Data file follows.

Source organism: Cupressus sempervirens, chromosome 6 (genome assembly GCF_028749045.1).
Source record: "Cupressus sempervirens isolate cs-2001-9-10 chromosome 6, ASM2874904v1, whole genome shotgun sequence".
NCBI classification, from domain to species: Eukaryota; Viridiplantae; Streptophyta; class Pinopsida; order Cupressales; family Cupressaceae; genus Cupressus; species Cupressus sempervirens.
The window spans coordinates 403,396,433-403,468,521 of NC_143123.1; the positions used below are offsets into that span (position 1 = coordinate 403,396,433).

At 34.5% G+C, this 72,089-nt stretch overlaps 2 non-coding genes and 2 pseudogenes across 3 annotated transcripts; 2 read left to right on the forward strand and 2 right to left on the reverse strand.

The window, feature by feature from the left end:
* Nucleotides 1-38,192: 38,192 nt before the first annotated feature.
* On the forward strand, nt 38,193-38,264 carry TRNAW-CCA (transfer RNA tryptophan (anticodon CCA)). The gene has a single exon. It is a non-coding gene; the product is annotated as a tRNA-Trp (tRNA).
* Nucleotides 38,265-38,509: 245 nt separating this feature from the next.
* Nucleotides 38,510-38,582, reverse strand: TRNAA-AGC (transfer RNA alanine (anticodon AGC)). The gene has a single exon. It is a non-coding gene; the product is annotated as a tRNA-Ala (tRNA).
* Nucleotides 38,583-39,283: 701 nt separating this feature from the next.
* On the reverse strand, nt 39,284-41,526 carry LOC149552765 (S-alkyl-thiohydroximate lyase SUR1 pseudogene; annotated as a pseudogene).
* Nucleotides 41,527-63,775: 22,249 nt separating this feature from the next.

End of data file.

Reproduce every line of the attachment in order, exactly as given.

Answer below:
Source organism: Cupressus sempervirens, chromosome 6 (genome assembly GCF_028749045.1).
Source record: "Cupressus sempervirens isolate cs-2001-9-10 chromosome 6, ASM2874904v1, whole genome shotgun sequence".
NCBI classification, from domain to species: Eukaryota; Viridiplantae; Streptophyta; class Pinopsida; order Cupressales; family Cupressaceae; genus Cupressus; species Cupressus sempervirens.
The window spans coordinates 403,396,433-403,468,521 of NC_143123.1; the positions used below are offsets into that span (position 1 = coordinate 403,396,433).

At 34.5% G+C, this 72,089-nt stretch overlaps 2 non-coding genes and 2 pseudogenes across 3 annotated transcripts; 2 read left to right on the forward strand and 2 right to left on the reverse strand.

The window, feature by feature from the left end:
* Nucleotides 1-38,192: 38,192 nt before the first annotated feature.
* On the forward strand, nt 38,193-38,264 carry TRNAW-CCA (transfer RNA tryptophan (anticodon CCA)). The gene has a single exon. It is a non-coding gene; the product is annotated as a tRNA-Trp (tRNA).
* Nucleotides 38,265-38,509: 245 nt separating this feature from the next.
* Nucleotides 38,510-38,582, reverse strand: TRNAA-AGC (transfer RNA alanine (anticodon AGC)). The gene has a single exon. It is a non-coding gene; the product is annotated as a tRNA-Ala (tRNA).
* Nucleotides 38,583-39,283: 701 nt separating this feature from the next.
* On the reverse strand, nt 39,284-41,526 carry LOC149552765 (S-alkyl-thiohydroximate lyase SUR1 pseudogene; annotated as a pseudogene).
* Nucleotides 41,527-63,775: 22,249 nt separating this feature from the next.